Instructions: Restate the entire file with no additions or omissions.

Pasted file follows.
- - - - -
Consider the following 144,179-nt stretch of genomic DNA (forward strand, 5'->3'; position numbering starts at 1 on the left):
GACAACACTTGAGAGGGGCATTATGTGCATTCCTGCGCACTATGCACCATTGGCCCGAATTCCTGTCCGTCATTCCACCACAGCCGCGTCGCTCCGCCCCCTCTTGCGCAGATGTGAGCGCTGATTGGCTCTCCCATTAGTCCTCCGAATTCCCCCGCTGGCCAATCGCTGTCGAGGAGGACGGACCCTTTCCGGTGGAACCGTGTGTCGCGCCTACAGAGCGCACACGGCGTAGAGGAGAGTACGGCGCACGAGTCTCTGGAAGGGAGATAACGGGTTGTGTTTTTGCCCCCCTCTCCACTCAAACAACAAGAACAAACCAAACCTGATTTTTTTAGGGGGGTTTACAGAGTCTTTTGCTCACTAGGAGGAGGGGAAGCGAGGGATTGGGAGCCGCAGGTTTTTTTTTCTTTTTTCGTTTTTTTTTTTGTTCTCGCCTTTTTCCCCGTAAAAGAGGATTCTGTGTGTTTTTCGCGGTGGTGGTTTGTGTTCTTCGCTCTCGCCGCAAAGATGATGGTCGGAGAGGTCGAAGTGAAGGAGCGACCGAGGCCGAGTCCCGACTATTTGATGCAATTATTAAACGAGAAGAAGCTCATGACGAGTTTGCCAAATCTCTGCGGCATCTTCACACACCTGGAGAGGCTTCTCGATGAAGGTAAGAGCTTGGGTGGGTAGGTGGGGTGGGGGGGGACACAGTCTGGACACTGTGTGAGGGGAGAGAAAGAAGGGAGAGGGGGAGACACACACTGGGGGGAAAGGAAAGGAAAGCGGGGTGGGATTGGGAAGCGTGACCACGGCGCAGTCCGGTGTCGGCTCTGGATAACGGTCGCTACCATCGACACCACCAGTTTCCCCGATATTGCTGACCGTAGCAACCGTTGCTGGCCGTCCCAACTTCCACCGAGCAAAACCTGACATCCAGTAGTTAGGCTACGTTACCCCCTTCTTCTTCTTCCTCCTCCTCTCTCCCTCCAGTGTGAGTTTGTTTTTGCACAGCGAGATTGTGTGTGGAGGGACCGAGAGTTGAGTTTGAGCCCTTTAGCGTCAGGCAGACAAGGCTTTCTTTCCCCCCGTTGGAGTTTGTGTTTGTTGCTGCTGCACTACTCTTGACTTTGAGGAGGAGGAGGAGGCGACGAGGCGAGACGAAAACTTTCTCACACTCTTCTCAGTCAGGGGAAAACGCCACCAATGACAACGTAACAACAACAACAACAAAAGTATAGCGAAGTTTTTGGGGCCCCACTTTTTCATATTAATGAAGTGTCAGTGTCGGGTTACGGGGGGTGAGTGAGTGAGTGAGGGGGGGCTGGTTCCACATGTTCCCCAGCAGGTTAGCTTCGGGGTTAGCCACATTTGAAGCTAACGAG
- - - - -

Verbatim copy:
Consider the following 144,179-nt stretch of genomic DNA (forward strand, 5'->3'; position numbering starts at 1 on the left):
GACAACACTTGAGAGGGGCATTATGTGCATTCCTGCGCACTATGCACCATTGGCCCGAATTCCTGTCCGTCATTCCACCACAGCCGCGTCGCTCCGCCCCCTCTTGCGCAGATGTGAGCGCTGATTGGCTCTCCCATTAGTCCTCCGAATTCCCCCGCTGGCCAATCGCTGTCGAGGAGGACGGACCCTTTCCGGTGGAACCGTGTGTCGCGCCTACAGAGCGCACACGGCGTAGAGGAGAGTACGGCGCACGAGTCTCTGGAAGGGAGATAACGGGTTGTGTTTTTGCCCCCCTCTCCACTCAAACAACAAGAACAAACCAAACCTGATTTTTTTAGGGGGGTTTACAGAGTCTTTTGCTCACTAGGAGGAGGGGAAGCGAGGGATTGGGAGCCGCAGGTTTTTTTTTCTTTTTTCGTTTTTTTTTTTGTTCTCGCCTTTTTCCCCGTAAAAGAGGATTCTGTGTGTTTTTCGCGGTGGTGGTTTGTGTTCTTCGCTCTCGCCGCAAAGATGATGGTCGGAGAGGTCGAAGTGAAGGAGCGACCGAGGCCGAGTCCCGACTATTTGATGCAATTATTAAACGAGAAGAAGCTCATGACGAGTTTGCCAAATCTCTGCGGCATCTTCACACACCTGGAGAGGCTTCTCGATGAAGGTAAGAGCTTGGGTGGGTAGGTGGGGTGGGGGGGGACACAGTCTGGACACTGTGTGAGGGGAGAGAAAGAAGGGAGAGGGGGAGACACACACTGGGGGGAAAGGAAAGGAAAGCGGGGTGGGATTGGGAAGCGTGACCACGGCGCAGTCCGGTGTCGGCTCTGGATAACGGTCGCTACCATCGACACCACCAGTTTCCCCGATATTGCTGACCGTAGCAACCGTTGCTGGCCGTCCCAACTTCCACCGAGCAAAACCTGACATCCAGTAGTTAGGCTACGTTACCCCCTTCTTCTTCTTCCTCCTCCTCTCTCCCTCCAGTGTGAGTTTGTTTTTGCACAGCGAGATTGTGTGTGGAGGGACCGAGAGTTGAGTTTGAGCCCTTTAGCGTCAGGCAGACAAGGCTTTCTTTCCCCCCGTTGGAGTTTGTGTTTGTTGCTGCTGCACTACTCTTGACTTTGAGGAGGAGGAGGAGGCGACGAGGCGAGACGAAAACTTTCTCACACTCTTCTCAGTCAGGGGAAAACGCCACCAATGACAACGTAACAACAACAACAACAAAAGTATAGCGAAGTTTTTGGGGCCCCACTTTTTCATATTAATGAAGTGTCAGTGTCGGGTTACGGGGGGTGAGTGAGTGAGTGAGGGGGGGCTGGTTCCACATGTTCCCCAGCAGGTTAGCTTCGGGGTTAGCCACATTTGAAGCTAACGAG